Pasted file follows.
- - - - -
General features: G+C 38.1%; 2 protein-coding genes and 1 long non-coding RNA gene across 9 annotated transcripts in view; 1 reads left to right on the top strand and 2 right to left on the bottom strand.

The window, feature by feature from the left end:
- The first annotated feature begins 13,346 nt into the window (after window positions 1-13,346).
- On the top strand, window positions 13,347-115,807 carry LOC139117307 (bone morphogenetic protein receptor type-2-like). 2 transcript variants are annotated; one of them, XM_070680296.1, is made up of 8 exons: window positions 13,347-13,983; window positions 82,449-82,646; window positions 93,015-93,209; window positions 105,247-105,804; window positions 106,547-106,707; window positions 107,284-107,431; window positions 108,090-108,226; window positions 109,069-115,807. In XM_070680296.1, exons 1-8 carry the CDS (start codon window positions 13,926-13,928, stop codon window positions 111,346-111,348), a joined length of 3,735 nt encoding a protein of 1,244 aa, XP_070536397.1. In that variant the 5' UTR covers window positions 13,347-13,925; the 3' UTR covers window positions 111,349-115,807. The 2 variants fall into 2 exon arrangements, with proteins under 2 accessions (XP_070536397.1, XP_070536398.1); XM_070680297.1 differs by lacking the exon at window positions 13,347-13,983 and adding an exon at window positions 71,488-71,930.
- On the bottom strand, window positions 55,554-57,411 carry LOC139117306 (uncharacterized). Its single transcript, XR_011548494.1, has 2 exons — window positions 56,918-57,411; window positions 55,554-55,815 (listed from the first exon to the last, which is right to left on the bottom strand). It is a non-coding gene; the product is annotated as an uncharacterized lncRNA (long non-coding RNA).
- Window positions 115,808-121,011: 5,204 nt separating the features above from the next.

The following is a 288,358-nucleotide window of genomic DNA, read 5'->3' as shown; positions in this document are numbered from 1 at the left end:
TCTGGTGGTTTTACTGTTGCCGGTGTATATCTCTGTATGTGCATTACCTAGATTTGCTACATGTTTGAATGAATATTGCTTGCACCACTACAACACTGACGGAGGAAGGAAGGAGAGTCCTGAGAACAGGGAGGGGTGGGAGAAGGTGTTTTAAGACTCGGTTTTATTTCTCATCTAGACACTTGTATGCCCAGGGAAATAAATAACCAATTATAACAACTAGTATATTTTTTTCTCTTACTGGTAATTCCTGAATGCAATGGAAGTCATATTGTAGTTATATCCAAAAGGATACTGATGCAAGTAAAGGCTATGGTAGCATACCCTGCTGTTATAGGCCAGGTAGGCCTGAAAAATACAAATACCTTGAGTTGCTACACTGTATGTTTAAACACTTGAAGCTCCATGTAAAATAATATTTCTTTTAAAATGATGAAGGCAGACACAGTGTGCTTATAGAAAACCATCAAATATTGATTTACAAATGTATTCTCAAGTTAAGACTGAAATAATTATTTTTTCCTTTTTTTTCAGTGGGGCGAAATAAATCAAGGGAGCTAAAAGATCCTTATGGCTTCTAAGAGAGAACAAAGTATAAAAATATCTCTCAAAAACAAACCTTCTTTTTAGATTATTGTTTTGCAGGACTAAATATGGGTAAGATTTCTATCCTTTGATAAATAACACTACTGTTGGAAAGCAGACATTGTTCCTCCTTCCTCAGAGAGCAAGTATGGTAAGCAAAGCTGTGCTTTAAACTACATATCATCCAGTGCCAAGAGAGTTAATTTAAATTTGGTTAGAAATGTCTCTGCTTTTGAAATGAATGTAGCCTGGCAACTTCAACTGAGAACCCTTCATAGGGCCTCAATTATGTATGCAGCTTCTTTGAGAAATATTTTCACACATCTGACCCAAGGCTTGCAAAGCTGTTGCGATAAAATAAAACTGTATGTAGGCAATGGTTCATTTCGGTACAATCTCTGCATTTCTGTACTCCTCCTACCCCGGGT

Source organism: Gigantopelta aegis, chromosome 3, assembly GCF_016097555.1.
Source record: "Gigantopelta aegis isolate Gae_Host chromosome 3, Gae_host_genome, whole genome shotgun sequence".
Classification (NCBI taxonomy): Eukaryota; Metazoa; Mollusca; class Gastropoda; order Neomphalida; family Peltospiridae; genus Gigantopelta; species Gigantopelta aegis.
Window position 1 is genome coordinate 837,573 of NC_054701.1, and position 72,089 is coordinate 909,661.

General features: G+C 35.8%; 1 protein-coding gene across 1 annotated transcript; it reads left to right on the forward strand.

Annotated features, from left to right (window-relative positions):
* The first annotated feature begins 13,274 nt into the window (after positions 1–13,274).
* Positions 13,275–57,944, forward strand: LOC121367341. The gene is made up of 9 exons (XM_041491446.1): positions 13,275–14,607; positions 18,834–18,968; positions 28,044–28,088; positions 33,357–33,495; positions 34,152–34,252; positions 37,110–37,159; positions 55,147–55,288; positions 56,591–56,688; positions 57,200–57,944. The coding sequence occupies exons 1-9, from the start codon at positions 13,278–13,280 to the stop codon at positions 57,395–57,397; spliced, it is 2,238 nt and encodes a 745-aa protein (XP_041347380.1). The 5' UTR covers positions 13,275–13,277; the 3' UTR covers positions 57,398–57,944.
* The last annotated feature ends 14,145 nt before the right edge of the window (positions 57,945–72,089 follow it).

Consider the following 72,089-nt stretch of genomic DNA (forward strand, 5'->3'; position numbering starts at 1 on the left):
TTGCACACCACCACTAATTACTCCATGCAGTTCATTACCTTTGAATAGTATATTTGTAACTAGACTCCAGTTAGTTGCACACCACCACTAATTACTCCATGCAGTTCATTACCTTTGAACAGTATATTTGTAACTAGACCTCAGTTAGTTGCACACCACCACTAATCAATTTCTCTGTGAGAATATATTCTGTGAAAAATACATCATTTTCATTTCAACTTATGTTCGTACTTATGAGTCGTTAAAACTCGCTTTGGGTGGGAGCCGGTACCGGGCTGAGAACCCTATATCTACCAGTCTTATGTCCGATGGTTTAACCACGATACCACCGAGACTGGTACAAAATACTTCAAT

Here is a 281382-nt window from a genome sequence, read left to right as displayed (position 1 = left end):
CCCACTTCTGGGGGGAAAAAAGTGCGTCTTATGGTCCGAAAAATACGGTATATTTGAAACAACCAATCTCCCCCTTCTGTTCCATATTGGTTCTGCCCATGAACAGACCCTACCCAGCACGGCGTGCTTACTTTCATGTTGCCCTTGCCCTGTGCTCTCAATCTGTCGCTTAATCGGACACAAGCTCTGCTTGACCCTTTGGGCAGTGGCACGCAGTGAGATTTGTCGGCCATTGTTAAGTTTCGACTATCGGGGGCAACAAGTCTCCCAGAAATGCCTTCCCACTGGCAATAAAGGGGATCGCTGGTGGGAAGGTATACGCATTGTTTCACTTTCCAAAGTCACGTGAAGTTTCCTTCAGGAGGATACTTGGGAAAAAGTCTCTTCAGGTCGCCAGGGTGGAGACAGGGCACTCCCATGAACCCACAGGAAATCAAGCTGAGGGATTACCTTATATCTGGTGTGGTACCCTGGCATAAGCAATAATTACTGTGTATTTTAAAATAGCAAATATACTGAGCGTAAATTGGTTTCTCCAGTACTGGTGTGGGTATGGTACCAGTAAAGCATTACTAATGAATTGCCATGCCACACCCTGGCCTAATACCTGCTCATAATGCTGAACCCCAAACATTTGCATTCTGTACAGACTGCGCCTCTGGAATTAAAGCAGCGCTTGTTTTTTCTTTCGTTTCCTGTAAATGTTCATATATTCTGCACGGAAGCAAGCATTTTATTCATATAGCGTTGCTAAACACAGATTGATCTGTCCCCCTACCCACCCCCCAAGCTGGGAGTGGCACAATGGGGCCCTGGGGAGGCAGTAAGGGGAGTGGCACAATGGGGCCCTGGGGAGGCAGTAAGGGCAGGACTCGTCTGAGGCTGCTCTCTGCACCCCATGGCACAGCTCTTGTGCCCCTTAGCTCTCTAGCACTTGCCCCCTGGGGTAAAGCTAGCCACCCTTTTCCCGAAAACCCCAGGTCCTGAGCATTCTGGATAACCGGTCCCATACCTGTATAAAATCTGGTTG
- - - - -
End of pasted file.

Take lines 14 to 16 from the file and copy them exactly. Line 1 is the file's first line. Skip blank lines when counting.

Annotated features, from left to right (window-relative positions):
* The first annotated feature begins 13,274 nt into the window (after positions 1–13,274).
* Positions 13,275–57,944, forward strand: LOC121367341. The gene is made up of 9 exons (XM_041491446.1): positions 13,275–14,607; positions 18,834–18,968; positions 28,044–28,088; positions 33,357–33,495; positions 34,152–34,252; positions 37,110–37,159; positions 55,147–55,288; positions 56,591–56,688; positions 57,200–57,944. The coding sequence occupies exons 1-9, from the start codon at positions 13,278–13,280 to the stop codon at positions 57,395–57,397; spliced, it is 2,238 nt and encodes a 745-aa protein (XP_041347380.1). The 5' UTR covers positions 13,275–13,277; the 3' UTR covers positions 57,398–57,944.